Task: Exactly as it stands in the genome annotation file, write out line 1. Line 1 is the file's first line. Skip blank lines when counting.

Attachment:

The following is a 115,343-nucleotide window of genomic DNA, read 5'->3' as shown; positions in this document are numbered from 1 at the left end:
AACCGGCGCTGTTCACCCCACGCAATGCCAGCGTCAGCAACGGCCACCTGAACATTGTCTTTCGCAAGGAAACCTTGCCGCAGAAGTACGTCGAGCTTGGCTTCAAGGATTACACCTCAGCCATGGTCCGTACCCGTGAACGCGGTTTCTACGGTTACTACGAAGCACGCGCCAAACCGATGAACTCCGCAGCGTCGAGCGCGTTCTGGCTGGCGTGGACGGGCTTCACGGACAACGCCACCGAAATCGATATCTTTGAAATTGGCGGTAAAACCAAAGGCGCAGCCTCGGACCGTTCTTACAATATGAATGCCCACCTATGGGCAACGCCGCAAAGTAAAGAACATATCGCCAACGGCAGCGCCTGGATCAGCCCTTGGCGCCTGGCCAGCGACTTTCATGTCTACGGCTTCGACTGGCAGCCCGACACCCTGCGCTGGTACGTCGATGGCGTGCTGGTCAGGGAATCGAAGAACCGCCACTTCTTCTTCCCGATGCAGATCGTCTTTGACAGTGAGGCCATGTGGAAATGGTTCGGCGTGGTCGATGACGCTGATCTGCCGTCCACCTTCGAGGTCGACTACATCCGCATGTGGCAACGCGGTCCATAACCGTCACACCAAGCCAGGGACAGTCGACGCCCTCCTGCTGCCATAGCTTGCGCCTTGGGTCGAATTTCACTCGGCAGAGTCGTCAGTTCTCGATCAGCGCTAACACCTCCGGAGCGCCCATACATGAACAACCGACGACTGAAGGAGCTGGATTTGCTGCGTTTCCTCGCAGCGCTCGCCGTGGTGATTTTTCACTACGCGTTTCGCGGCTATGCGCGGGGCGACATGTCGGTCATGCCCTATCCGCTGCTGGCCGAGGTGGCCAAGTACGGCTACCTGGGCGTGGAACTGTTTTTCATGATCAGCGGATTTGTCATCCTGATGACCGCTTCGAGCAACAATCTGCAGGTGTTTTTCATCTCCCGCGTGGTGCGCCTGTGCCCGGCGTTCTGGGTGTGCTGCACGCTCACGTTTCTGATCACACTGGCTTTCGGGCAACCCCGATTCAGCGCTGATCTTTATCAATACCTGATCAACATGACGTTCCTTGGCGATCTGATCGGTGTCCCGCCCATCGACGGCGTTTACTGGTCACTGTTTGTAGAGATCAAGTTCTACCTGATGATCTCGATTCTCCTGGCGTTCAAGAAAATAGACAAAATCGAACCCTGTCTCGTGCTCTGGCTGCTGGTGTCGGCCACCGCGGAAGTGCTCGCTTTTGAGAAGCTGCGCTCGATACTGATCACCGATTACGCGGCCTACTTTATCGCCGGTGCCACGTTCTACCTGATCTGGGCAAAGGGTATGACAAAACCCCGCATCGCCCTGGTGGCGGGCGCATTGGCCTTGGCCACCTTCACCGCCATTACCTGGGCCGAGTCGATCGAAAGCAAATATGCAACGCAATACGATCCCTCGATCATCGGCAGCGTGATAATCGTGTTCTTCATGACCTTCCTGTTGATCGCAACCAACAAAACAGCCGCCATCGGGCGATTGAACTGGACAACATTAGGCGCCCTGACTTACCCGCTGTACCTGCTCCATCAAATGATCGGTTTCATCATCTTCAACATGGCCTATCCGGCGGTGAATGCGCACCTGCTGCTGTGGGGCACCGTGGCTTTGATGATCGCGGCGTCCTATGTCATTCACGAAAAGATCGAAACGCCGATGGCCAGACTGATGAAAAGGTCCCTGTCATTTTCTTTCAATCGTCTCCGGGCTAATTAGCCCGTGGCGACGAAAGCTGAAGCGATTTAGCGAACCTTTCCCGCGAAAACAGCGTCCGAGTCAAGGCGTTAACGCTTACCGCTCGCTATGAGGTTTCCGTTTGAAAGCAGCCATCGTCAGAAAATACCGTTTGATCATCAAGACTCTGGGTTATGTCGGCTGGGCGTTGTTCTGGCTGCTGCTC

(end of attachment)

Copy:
The following is a 115,343-nucleotide window of genomic DNA, read 5'->3' as shown; positions in this document are numbered from 1 at the left end: